Bratislava Offers Road to Nowhere on Karabakh


The foreign ministers of Armenia and Azerbaijan, Zohrab Mnatsakanyan and Elmar Mammadyarov, respectively, met for the 26th time in Bratislava, Slovakia, on December 4, under the auspices of the Organization for Security and Cooperation in Europe (OSCE).

Statements were issued and news appeared which indicated that the ministers had been spinning their wheels, as usual.

The ministers have made contradictory statements while the OSCE statement has tried to paper over the differences, counting among their contributions to the parties prisoner exchanges, journalists’ visits between the two countries, the relaxation of tensions on the border and the willingness of the two ministers to meet again in the future.

After considering many plans over the years and contemplating solutions, the Azeri foreign minister has reverted to Azerbaijan’s original demands which allow no room for compromise.

Mammadyarov’s delegation has distributed a memorandum to the participating delegates, outlining Azerbaijan’s conditions for a solution: “Immediate, complete and unconditional withdrawal of Armenian forces from the Nagorno-Karabakh region and other occupied territories of Azerbaijan.”

The memorandum also is recognizing the right of the predominantly Armenian population to have the “status of self-rule within Azerbaijan.”

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A party which has lost a war is asking for unconditional surrender from the victor. Where does Azerbaijan derive such a degree of unrealistic arrogance if not from its association with Turkey? Azerbaijan has enlarged the scope of the conflict to bring in Turkey.

Indeed, Ankara has made a condition of the settlement of the Karabakh issue on Azeri terms to establish diplomatic relations with Armenia and to lift its blockade.

Another reason is Azerbaijan’s internal transformation, which began with the recent dissolution of the parliament, the elimination of the old guard from key government positions and the transition of power from Ilham Aliyev to his wife, Mehriban Aliyeva, who already holds the position of vice president.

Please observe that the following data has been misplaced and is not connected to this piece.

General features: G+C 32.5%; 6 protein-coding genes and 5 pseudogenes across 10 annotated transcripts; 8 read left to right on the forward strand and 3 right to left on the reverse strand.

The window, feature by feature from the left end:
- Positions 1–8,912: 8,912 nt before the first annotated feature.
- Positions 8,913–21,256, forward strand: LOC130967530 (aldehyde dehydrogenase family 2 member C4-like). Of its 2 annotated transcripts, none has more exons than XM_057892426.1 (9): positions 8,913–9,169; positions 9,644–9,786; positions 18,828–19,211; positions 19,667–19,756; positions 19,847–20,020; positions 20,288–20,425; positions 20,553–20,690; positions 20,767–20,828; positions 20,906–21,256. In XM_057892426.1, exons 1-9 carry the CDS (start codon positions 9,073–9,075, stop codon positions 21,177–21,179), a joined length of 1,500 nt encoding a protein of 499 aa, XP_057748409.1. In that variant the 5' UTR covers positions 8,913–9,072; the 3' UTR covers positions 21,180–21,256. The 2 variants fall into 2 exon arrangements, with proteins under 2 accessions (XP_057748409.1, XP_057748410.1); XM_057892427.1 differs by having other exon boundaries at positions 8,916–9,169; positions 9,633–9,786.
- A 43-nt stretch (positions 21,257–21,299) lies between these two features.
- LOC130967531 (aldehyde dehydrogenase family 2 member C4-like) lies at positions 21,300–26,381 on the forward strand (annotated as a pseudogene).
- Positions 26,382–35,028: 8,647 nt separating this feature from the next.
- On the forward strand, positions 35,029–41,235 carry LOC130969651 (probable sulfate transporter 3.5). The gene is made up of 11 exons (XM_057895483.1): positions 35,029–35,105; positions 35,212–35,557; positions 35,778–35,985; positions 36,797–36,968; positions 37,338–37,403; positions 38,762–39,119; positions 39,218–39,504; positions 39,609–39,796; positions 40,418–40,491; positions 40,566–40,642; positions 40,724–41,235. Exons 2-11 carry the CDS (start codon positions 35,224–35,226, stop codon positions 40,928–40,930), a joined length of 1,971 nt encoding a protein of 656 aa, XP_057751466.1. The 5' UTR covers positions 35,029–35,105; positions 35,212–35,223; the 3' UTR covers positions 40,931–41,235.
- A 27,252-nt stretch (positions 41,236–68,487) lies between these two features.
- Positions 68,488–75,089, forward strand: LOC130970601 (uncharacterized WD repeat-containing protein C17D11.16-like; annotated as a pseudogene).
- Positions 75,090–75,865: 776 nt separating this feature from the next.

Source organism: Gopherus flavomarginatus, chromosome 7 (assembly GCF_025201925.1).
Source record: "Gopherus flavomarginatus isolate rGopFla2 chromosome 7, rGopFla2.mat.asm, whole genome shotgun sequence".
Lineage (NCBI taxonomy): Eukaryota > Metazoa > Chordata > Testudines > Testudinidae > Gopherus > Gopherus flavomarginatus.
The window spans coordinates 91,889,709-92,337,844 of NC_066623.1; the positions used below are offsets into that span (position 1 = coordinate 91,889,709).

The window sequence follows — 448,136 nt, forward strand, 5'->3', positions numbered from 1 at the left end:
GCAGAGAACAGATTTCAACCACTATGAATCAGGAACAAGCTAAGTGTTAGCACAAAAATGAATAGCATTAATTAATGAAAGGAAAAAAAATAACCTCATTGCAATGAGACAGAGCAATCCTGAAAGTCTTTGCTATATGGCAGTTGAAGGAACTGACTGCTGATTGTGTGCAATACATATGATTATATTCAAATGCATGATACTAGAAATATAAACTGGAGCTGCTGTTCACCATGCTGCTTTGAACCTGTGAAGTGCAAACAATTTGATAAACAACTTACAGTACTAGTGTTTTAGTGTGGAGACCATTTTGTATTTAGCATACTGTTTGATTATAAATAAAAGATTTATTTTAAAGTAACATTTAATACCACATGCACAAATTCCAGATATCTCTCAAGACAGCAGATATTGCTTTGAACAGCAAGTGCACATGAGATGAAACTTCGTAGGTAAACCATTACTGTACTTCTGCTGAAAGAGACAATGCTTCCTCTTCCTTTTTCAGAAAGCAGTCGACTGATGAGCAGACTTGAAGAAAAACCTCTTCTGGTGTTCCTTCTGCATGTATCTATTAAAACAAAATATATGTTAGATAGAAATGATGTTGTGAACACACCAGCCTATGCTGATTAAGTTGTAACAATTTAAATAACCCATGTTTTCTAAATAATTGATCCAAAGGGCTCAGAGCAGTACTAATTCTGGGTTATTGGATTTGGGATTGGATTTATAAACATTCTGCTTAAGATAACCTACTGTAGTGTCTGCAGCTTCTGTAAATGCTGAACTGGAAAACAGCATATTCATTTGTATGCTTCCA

Interestingly, Armenia seems to be offering another diplomatic channel to break the stalemate. Anna Hakobyan, the wife of Prime Minister Nikol Pashinyan, last week invited Aliyeva to Karabakh. In an earlier interview, the Azeri first lady had expressed her desire to listen to Azeri folk music in Karabakh. Hakobyan said she would be welcome there like a guest of honor if she came in peace and that she herself would welcome a reciprocal visit. No answer has been received from the Azeri side.

Armenia’s foreign minister has also put forward Armenia’s position in seven points. It basically says, “Azerbaijan must assume direct commitment to the recognition of the right to self-determination of the people of Nagorno Karabakh, the outcome of which should have no limitation.”

It is unfortunate that the OSCE Minsk Group co-chairs, Russia, France and the US, as well as the United Nations have adhered to the Azerbaijani interpretation of the definition of territorial integrity, while the Armenian position has been that Karabakh ceded from the Soviet Union with the same legal avenue that Azerbaijan did. Therefore, the concept of territorial integrity must not become a component of the solution to the conflict. Perhaps Armenia’s representatives have been maintaining this position during the negotiations but we seldom witness its public manifestation.